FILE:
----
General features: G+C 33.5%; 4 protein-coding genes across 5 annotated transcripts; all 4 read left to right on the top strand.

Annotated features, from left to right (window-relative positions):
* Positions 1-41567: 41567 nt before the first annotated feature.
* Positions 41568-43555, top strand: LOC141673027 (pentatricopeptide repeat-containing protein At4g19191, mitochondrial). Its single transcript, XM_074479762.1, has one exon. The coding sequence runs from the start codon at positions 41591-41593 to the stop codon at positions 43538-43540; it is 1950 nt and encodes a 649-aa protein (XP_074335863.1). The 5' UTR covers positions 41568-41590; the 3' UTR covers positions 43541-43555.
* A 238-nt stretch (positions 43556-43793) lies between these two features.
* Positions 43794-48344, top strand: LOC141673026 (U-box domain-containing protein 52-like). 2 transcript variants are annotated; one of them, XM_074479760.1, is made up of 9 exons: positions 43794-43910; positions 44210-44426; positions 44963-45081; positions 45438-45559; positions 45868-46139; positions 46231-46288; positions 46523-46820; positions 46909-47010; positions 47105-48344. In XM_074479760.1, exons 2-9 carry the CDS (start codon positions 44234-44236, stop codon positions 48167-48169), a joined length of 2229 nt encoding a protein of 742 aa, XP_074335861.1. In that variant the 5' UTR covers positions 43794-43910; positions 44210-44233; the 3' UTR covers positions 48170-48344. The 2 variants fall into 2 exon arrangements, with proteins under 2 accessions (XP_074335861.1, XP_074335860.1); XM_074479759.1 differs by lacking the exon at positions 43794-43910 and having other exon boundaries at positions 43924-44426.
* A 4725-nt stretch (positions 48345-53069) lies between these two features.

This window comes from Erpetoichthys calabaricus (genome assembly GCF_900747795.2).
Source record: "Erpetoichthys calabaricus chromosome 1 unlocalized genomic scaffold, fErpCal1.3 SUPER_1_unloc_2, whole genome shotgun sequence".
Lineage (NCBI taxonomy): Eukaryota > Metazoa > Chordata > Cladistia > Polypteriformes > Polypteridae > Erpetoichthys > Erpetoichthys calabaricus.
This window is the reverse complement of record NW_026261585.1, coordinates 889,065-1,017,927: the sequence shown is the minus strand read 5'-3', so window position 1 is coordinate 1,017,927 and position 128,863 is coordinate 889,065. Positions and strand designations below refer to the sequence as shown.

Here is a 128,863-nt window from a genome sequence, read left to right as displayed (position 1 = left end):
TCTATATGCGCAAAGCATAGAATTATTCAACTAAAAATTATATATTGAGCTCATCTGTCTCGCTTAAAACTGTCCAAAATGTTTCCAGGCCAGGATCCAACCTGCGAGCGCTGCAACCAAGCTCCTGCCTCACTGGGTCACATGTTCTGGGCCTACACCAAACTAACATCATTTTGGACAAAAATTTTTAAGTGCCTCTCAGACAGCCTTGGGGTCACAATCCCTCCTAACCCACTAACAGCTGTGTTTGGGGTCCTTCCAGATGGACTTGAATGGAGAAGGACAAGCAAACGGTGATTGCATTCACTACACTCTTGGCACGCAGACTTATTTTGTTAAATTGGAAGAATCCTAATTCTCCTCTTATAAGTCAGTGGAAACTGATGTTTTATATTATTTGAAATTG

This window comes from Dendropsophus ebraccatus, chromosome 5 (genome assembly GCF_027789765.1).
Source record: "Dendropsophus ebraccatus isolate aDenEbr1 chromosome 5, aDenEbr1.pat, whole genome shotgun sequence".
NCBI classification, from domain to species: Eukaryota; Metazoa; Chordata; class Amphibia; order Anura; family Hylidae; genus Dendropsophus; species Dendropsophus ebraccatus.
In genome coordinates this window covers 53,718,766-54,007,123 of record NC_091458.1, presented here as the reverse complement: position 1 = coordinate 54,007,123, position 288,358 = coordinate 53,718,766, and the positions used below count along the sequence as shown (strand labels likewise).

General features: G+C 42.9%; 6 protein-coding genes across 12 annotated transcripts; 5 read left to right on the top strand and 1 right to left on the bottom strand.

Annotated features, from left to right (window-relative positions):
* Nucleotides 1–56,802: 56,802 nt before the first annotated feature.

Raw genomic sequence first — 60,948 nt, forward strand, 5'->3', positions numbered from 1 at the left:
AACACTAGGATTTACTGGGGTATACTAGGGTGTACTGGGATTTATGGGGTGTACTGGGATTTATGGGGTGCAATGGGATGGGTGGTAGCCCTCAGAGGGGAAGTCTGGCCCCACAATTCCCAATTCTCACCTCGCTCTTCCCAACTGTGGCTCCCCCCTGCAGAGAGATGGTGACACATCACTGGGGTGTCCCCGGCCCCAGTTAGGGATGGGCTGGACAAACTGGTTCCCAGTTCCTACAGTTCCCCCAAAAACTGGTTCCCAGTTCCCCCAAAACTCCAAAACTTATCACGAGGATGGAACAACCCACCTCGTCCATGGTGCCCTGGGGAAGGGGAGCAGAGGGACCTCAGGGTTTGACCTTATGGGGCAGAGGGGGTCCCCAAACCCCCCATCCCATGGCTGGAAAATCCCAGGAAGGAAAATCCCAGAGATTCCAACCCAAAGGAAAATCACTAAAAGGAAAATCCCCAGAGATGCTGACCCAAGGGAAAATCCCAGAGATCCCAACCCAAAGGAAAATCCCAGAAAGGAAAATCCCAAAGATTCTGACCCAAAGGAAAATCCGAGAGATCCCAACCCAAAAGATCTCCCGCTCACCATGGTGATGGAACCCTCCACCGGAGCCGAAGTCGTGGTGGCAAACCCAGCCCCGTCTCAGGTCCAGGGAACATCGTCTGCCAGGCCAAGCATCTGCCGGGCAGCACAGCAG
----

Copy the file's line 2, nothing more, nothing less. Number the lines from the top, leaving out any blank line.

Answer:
Annotated features, from left to right (window-relative positions):